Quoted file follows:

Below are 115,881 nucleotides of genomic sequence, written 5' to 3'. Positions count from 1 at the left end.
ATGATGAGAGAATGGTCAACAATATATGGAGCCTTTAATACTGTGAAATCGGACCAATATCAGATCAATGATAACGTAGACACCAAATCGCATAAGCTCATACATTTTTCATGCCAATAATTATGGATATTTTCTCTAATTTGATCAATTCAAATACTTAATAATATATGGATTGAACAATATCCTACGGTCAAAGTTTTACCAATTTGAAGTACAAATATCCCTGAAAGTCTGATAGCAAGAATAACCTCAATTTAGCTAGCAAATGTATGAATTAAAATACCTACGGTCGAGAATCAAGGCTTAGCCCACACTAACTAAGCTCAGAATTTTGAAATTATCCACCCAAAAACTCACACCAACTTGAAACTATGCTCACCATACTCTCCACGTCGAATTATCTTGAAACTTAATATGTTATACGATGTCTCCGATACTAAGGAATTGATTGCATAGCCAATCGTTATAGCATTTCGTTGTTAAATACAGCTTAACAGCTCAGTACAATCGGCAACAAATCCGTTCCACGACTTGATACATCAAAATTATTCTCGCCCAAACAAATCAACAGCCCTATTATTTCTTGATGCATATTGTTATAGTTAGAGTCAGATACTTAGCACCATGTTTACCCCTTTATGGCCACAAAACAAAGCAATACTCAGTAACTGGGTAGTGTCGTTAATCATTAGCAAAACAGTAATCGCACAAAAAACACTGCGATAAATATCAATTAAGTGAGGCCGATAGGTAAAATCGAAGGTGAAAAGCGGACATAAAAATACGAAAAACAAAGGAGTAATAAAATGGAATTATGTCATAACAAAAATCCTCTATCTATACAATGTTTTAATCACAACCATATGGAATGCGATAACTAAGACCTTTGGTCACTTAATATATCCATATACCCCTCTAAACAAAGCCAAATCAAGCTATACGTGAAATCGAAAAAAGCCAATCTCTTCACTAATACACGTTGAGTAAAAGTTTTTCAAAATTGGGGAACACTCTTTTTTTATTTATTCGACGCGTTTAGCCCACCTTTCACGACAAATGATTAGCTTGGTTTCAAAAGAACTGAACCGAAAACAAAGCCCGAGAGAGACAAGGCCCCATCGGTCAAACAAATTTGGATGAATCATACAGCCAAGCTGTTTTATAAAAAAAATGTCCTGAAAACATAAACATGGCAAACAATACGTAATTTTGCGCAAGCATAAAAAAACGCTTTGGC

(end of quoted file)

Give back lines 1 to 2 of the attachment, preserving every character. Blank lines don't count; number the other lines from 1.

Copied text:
Below are 115,881 nucleotides of genomic sequence, written 5' to 3'. Positions count from 1 at the left end.
ATGATGAGAGAATGGTCAACAATATATGGAGCCTTTAATACTGTGAAATCGGACCAATATCAGATCAATGATAACGTAGACACCAAATCGCATAAGCTCATACATTTTTCATGCCAATAATTATGGATATTTTCTCTAATTTGATCAATTCAAATACTTAATAATATATGGATTGAACAATATCCTACGGTCAAAGTTTTACCAATTTGAAGTACAAATATCCCTGAAAGTCTGATAGCAAGAATAACCTCAATTTAGCTAGCAAATGTATGAATTAAAATACCTACGGTCGAGAATCAAGGCTTAGCCCACACTAACTAAGCTCAGAATTTTGAAATTATCCACCCAAAAACTCACACCAACTTGAAACTATGCTCACCATACTCTCCACGTCGAATTATCTTGAAACTTAATATGTTATACGATGTCTCCGATACTAAGGAATTGATTGCATAGCCAATCGTTATAGCATTTCGTTGTTAAATACAGCTTAACAGCTCAGTACAATCGGCAACAAATCCGTTCCACGACTTGATACATCAAAATTATTCTCGCCCAAACAAATCAACAGCCCTATTATTTCTTGATGCATATTGTTATAGTTAGAGTCAGATACTTAGCACCATGTTTACCCCTTTATGGCCACAAAACAAAGCAATACTCAGTAACTGGGTAGTGTCGTTAATCATTAGCAAAACAGTAATCGCACAAAAAACACTGCGATAAATATCAATTAAGTGAGGCCGATAGGTAAAATCGAAGGTGAAAAGCGGACATAAAAATACGAAAAACAAAGGAGTAATAAAATGGAATTATGTCATAACAAAAATCCTCTATCTATACAATGTTTTAATCACAACCATATGGAATGCGATAACTAAGACCTTTGGTCACTTAATATATCCATATACCCCTCTAAACAAAGCCAAATCAAGCTATACGTGAAATCGAAAAAAGCCAATCTCTTCACTAATACACGTTGAGTAAAAGTTTTTCAAAATTGGGGAACACTCTTTTTTTATTTATTCGACGCGTTTAGCCCACCTTTCACGACAAATGATTAGCTTGGTTTCAAAAGAACTGAACCGAAAACAAAGCCCGAGAGAGACAAGGCCCCATCGGTCAAACAAATTTGGATGAATCATACAGCCAAGCTGTTTTATAAAAAAAATGTCCTGAAAACATAAACATGGCAAACAATACGTAATTTTGCGCAAGCATAAAAAAACGCTTTGGC